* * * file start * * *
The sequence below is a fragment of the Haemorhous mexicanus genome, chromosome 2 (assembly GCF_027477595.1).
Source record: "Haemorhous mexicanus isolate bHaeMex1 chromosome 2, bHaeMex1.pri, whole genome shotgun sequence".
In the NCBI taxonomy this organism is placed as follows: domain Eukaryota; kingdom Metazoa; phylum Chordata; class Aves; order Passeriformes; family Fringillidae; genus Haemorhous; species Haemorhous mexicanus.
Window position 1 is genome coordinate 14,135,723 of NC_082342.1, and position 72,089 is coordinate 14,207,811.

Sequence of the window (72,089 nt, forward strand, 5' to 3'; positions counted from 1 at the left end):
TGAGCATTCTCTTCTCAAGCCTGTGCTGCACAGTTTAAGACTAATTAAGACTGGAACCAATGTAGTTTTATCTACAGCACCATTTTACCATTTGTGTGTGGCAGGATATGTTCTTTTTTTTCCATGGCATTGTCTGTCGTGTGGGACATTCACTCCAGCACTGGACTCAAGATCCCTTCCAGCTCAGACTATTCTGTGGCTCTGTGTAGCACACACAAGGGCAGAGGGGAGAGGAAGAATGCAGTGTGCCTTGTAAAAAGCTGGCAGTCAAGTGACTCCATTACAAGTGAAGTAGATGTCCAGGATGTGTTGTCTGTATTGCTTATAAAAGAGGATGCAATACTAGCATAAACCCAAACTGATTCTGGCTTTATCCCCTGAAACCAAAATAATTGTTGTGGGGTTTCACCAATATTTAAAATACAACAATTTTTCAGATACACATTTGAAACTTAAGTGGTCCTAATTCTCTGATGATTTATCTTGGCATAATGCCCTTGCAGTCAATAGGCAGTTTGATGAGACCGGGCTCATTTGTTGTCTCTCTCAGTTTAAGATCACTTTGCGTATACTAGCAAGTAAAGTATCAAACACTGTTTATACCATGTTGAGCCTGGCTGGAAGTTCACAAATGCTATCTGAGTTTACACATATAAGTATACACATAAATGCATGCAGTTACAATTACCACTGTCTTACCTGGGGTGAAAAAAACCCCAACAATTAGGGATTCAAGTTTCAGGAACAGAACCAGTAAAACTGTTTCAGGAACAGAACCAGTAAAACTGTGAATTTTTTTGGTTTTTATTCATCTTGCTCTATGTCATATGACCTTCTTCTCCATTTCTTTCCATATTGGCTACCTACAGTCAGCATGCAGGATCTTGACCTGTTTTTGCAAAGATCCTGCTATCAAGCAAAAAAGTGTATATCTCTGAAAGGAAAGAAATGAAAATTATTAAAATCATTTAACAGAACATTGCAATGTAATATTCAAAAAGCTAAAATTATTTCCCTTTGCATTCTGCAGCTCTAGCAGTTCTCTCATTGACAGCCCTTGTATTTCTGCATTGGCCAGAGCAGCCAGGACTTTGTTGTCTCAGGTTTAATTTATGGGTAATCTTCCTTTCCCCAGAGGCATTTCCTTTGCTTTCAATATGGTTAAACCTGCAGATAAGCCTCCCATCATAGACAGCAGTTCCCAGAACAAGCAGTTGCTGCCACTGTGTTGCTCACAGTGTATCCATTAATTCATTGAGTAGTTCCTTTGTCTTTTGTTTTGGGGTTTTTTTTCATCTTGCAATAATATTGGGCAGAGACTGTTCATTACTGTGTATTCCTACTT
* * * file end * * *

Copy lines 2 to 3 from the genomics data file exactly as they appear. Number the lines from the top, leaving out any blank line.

Source record: "Haemorhous mexicanus isolate bHaeMex1 chromosome 2, bHaeMex1.pri, whole genome shotgun sequence".
In the NCBI taxonomy this organism is placed as follows: domain Eukaryota; kingdom Metazoa; phylum Chordata; class Aves; order Passeriformes; family Fringillidae; genus Haemorhous; species Haemorhous mexicanus.